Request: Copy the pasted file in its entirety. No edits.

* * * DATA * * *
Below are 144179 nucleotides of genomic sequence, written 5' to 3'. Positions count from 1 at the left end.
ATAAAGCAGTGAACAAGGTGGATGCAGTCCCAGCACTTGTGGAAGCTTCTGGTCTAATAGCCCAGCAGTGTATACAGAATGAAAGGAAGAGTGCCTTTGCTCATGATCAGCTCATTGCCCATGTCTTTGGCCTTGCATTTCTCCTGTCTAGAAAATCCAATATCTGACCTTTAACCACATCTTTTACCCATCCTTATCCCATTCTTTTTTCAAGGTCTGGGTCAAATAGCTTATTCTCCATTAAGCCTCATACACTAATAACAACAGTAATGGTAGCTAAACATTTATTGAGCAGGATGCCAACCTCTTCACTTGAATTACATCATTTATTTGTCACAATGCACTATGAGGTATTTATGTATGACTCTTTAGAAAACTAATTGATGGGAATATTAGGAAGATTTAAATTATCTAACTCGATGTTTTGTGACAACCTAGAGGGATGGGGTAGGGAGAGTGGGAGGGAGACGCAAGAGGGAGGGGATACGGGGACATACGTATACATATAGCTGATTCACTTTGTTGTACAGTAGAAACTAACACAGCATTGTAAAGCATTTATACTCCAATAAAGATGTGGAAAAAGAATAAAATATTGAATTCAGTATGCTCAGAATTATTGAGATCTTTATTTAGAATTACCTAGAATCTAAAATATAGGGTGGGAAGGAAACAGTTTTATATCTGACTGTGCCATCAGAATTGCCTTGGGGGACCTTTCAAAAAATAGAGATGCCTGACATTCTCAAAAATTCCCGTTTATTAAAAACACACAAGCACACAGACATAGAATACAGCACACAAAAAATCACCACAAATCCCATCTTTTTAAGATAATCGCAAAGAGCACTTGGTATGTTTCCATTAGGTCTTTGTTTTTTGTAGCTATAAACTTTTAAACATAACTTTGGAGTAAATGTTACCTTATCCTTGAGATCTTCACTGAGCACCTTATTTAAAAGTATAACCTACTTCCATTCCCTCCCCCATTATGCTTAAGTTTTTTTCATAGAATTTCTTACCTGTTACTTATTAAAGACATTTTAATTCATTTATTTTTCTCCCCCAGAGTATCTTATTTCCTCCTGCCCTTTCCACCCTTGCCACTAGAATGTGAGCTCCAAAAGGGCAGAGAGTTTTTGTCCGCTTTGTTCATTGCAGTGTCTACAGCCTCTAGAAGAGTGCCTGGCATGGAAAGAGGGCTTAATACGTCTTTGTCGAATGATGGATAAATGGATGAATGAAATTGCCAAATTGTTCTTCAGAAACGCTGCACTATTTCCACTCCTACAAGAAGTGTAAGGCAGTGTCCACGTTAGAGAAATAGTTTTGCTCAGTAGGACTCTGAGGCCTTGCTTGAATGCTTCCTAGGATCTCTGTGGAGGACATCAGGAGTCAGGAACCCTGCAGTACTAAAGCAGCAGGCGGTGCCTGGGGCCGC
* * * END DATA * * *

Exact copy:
Below are 144179 nucleotides of genomic sequence, written 5' to 3'. Positions count from 1 at the left end.
ATAAAGCAGTGAACAAGGTGGATGCAGTCCCAGCACTTGTGGAAGCTTCTGGTCTAATAGCCCAGCAGTGTATACAGAATGAAAGGAAGAGTGCCTTTGCTCATGATCAGCTCATTGCCCATGTCTTTGGCCTTGCATTTCTCCTGTCTAGAAAATCCAATATCTGACCTTTAACCACATCTTTTACCCATCCTTATCCCATTCTTTTTTCAAGGTCTGGGTCAAATAGCTTATTCTCCATTAAGCCTCATACACTAATAACAACAGTAATGGTAGCTAAACATTTATTGAGCAGGATGCCAACCTCTTCACTTGAATTACATCATTTATTTGTCACAATGCACTATGAGGTATTTATGTATGACTCTTTAGAAAACTAATTGATGGGAATATTAGGAAGATTTAAATTATCTAACTCGATGTTTTGTGACAACCTAGAGGGATGGGGTAGGGAGAGTGGGAGGGAGACGCAAGAGGGAGGGGATACGGGGACATACGTATACATATAGCTGATTCACTTTGTTGTACAGTAGAAACTAACACAGCATTGTAAAGCATTTATACTCCAATAAAGATGTGGAAAAAGAATAAAATATTGAATTCAGTATGCTCAGAATTATTGAGATCTTTATTTAGAATTACCTAGAATCTAAAATATAGGGTGGGAAGGAAACAGTTTTATATCTGACTGTGCCATCAGAATTGCCTTGGGGGACCTTTCAAAAAATAGAGATGCCTGACATTCTCAAAAATTCCCGTTTATTAAAAACACACAAGCACACAGACATAGAATACAGCACACAAAAAATCACCACAAATCCCATCTTTTTAAGATAATCGCAAAGAGCACTTGGTATGTTTCCATTAGGTCTTTGTTTTTTGTAGCTATAAACTTTTAAACATAACTTTGGAGTAAATGTTACCTTATCCTTGAGATCTTCACTGAGCACCTTATTTAAAAGTATAACCTACTTCCATTCCCTCCCCCATTATGCTTAAGTTTTTTTCATAGAATTTCTTACCTGTTACTTATTAAAGACATTTTAATTCATTTATTTTTCTCCCCCAGAGTATCTTATTTCCTCCTGCCCTTTCCACCCTTGCCACTAGAATGTGAGCTCCAAAAGGGCAGAGAGTTTTTGTCCGCTTTGTTCATTGCAGTGTCTACAGCCTCTAGAAGAGTGCCTGGCATGGAAAGAGGGCTTAATACGTCTTTGTCGAATGATGGATAAATGGATGAATGAAATTGCCAAATTGTTCTTCAGAAACGCTGCACTATTTCCACTCCTACAAGAAGTGTAAGGCAGTGTCCACGTTAGAGAAATAGTTTTGCTCAGTAGGACTCTGAGGCCTTGCTTGAATGCTTCCTAGGATCTCTGTGGAGGACATCAGGAGTCAGGAACCCTGCAGTACTAAAGCAGCAGGCGGTGCCTGGGGCCGC